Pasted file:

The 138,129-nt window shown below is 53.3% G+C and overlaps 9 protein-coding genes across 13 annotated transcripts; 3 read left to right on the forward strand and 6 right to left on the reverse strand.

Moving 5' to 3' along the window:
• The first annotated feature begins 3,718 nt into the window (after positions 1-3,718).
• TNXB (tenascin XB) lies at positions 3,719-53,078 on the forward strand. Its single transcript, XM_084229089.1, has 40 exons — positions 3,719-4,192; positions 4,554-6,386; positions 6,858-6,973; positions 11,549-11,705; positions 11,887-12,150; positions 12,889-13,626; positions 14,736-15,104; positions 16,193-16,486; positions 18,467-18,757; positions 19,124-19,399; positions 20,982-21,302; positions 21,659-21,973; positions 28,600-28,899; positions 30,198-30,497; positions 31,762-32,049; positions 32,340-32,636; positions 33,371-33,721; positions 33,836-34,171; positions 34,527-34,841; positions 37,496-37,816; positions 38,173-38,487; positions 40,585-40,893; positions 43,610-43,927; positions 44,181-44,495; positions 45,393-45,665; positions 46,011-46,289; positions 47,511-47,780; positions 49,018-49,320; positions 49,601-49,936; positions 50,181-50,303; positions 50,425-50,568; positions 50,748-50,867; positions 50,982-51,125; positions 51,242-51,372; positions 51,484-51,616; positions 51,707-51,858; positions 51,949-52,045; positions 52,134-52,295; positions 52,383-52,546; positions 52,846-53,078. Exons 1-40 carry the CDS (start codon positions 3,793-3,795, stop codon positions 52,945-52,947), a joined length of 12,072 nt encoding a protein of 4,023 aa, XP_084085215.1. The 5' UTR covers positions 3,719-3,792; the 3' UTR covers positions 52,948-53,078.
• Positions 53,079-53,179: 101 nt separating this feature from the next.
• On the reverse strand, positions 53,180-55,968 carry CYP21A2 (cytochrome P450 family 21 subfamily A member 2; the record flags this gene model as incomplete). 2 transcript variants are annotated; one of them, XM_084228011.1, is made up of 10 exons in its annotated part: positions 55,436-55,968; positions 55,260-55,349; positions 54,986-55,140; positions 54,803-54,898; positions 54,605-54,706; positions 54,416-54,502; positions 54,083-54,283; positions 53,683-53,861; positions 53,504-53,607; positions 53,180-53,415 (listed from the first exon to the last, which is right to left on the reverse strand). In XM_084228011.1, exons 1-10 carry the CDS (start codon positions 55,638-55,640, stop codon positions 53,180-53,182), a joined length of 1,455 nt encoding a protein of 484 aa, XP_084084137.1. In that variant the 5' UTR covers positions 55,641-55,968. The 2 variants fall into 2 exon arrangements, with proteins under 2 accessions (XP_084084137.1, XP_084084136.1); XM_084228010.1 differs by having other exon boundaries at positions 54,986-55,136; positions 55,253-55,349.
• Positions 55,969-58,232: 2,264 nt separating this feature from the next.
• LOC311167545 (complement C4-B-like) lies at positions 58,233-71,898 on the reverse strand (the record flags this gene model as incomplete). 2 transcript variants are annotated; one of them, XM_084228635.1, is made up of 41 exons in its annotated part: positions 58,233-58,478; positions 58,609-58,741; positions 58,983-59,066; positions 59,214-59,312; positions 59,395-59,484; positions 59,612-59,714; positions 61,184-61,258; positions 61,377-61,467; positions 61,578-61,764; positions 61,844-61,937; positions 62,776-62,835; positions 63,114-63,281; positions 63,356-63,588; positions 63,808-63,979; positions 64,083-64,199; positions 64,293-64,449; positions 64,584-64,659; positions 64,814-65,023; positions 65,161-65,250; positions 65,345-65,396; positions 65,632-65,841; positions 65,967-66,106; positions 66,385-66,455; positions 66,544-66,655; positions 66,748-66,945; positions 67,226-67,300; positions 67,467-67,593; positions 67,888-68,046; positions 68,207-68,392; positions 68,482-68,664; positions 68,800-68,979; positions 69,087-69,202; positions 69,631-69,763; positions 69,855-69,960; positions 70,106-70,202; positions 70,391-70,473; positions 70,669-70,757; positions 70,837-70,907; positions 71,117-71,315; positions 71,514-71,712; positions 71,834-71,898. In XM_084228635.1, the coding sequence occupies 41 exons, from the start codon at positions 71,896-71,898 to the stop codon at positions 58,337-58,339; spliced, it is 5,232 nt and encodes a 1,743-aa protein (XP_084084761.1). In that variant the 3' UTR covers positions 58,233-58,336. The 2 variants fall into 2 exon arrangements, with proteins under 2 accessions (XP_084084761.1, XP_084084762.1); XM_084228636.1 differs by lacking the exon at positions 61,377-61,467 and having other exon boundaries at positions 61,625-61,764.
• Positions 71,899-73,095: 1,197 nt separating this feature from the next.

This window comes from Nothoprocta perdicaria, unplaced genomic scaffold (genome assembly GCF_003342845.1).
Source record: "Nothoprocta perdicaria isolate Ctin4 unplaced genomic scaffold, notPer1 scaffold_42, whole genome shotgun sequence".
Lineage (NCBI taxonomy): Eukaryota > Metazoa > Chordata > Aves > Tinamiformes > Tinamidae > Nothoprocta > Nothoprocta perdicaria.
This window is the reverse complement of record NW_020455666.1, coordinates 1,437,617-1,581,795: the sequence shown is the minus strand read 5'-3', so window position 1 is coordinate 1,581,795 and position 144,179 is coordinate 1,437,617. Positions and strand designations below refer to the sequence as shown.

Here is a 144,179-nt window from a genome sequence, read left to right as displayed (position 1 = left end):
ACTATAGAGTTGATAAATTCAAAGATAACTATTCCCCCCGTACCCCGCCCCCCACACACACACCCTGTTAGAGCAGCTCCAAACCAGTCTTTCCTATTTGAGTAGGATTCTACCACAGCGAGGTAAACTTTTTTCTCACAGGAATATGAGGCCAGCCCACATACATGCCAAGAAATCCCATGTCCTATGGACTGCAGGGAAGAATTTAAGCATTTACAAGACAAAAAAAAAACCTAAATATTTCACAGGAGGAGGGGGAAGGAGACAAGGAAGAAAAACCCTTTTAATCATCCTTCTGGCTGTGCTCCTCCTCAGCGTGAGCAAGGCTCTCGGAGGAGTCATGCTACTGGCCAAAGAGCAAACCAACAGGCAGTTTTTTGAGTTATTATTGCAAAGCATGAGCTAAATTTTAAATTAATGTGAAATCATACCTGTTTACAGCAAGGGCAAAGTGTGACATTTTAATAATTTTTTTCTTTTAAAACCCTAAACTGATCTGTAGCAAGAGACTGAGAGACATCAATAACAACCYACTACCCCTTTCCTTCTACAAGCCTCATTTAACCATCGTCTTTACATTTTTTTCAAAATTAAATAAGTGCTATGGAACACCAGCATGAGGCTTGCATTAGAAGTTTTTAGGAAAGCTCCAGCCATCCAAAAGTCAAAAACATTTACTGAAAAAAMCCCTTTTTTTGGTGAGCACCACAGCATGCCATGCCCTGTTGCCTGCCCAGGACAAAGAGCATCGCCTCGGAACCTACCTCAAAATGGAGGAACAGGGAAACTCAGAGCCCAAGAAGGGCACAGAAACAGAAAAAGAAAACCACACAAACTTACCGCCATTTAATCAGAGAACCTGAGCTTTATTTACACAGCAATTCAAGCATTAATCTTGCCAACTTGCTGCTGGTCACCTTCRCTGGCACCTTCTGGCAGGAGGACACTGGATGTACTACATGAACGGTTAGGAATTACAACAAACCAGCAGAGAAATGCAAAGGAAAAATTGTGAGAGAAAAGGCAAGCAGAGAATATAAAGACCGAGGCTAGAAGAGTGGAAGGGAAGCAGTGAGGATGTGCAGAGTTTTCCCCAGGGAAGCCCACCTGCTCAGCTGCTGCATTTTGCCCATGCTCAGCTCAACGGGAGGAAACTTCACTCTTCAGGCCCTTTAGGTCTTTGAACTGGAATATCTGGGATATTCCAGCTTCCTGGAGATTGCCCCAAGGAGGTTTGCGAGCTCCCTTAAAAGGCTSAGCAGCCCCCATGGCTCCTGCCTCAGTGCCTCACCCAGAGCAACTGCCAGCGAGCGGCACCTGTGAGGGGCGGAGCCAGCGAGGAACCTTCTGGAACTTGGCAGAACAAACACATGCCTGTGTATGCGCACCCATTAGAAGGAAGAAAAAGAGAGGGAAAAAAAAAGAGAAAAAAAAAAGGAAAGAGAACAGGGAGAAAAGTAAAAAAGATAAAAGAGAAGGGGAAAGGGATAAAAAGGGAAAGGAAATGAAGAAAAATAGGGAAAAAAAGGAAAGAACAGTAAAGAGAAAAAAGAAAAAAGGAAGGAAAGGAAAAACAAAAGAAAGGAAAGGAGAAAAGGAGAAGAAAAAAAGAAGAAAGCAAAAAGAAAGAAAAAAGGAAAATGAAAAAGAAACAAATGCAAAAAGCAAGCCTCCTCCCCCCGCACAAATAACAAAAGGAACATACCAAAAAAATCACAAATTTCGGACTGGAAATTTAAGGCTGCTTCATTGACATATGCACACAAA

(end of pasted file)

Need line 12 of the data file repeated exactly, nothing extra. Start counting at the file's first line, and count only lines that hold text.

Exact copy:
Lineage (NCBI taxonomy): Eukaryota > Metazoa > Chordata > Aves > Tinamiformes > Tinamidae > Nothoprocta > Nothoprocta perdicaria.